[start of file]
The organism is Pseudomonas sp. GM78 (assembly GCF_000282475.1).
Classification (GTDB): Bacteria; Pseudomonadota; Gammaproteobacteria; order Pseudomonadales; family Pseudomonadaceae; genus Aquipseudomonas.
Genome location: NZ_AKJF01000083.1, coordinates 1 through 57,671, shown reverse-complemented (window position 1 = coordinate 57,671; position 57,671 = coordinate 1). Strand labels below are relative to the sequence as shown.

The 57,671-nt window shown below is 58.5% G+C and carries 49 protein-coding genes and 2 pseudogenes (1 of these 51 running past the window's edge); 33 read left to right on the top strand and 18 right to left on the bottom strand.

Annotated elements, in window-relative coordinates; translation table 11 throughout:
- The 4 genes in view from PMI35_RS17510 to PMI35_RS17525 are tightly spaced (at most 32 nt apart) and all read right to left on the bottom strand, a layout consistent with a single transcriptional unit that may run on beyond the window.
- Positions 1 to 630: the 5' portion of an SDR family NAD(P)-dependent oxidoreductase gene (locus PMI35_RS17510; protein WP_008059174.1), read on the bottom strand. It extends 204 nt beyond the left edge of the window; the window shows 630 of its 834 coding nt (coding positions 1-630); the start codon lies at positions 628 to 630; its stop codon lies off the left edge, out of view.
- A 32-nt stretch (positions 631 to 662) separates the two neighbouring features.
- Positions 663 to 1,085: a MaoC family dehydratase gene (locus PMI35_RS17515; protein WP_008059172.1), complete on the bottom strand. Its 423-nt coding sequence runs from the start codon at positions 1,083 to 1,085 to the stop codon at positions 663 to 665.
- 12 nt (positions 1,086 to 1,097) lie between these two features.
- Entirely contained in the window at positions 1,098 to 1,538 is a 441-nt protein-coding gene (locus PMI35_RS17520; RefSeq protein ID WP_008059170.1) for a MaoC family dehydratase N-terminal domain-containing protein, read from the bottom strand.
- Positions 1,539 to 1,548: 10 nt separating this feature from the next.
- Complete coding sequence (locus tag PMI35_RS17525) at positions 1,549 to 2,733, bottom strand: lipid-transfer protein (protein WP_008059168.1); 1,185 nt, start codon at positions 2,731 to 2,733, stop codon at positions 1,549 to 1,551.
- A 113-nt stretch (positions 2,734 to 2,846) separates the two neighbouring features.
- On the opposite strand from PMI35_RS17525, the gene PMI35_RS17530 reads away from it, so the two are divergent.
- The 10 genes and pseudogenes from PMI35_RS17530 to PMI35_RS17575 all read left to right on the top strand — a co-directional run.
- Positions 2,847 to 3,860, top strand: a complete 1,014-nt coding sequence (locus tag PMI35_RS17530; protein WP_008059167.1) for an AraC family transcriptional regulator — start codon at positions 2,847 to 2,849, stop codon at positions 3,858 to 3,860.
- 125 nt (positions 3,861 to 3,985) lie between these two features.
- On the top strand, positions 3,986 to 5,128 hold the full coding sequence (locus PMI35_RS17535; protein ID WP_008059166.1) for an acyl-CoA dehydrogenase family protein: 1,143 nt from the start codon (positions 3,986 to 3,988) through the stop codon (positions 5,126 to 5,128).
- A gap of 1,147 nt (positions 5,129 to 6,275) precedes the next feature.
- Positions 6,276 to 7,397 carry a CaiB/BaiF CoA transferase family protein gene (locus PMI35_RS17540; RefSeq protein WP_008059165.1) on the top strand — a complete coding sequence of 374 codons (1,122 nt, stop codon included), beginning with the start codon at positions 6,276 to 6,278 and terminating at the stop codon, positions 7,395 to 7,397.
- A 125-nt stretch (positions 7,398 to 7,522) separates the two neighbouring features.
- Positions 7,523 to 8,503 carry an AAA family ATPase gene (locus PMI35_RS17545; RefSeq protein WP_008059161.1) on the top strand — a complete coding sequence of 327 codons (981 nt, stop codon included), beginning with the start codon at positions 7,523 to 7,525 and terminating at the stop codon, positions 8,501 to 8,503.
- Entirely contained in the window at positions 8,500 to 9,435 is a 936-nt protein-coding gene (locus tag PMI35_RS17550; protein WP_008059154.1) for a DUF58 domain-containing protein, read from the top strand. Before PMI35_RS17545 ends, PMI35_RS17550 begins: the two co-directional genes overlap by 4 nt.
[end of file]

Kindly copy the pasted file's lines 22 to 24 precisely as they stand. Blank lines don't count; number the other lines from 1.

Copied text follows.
- A 125-nt stretch (positions 7,398 to 7,522) separates the two neighbouring features.
- Positions 7,523 to 8,503 carry an AAA family ATPase gene (locus PMI35_RS17545; RefSeq protein WP_008059161.1) on the top strand — a complete coding sequence of 327 codons (981 nt, stop codon included), beginning with the start codon at positions 7,523 to 7,525 and terminating at the stop codon, positions 8,501 to 8,503.
- Entirely contained in the window at positions 8,500 to 9,435 is a 936-nt protein-coding gene (locus tag PMI35_RS17550; protein WP_008059154.1) for a DUF58 domain-containing protein, read from the top strand. Before PMI35_RS17545 ends, PMI35_RS17550 begins: the two co-directional genes overlap by 4 nt.